IDEAS home Printed from https://ideas.repec.org/
MyIDEAS: Login to save this paper or follow this series

Finance, inequality, and poverty: cross-country evidence

  • Beck, Thorsten
  • Demirguc-Kunt, Asli
  • Levine, Ross

While substantial research finds that financial development boosts overall economic growth, the authors study whether financial development is pro-poor: Does financial development disproportionately raise the income of the poor? Using a broad cross-country sample, the authors find that the answer is yes: Financial intermediary development reduces income inequality by disproportionately boosting the income of the poor and therefore reduces poverty. This result is robust to controlling for simultaneity bias and reverse causation.

If you experience problems downloading a file, check if you have the proper application to view it first. In case of further problems read the IDEAS help page. Note that these files are not on the IDEAS site. Please be patient as the files may be large.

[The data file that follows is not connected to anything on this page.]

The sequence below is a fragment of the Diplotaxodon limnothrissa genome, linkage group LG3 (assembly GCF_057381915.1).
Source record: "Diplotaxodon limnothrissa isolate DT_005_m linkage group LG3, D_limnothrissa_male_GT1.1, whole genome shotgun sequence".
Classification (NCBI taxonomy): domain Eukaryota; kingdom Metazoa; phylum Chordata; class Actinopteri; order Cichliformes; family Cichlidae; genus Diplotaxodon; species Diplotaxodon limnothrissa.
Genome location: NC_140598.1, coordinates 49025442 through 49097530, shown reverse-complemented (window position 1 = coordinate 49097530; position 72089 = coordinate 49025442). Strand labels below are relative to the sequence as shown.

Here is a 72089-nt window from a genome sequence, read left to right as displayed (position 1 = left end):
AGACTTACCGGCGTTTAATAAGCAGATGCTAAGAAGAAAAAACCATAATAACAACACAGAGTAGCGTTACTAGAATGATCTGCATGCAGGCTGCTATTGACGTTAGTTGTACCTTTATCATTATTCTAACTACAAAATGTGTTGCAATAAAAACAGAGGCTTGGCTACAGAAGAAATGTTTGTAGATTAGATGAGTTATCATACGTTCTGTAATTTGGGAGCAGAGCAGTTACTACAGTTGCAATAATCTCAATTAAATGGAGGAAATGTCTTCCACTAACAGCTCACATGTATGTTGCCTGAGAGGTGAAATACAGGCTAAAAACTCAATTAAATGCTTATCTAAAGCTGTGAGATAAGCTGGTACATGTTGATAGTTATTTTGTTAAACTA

File URL: http://www-wds.worldbank.org/servlet/WDSContentServer/WDSP/IB/2004/07/23/000112742_20040723123757/Rendered/PDF/wps3338.pdf
Download Restriction: no

Paper provided by The World Bank in its series Policy Research Working Paper Series with number 3338.

as
in new window

Length:
Date of creation: 01 Jun 2004
Date of revision:
Handle: RePEc:wbk:wbrwps:3338
Contact details of provider: Postal: 1818 H Street, N.W., Washington, DC 20433
Phone: (202) 477-1234
Web page: http://www.worldbank.org/
Email:


More information through EDIRC

References listed on IDEAS
Please report citation or reference errors to , or , if you are the registered author of the cited work, log in to your RePEc Author Service profile, click on "citations" and make appropriate adjustments.: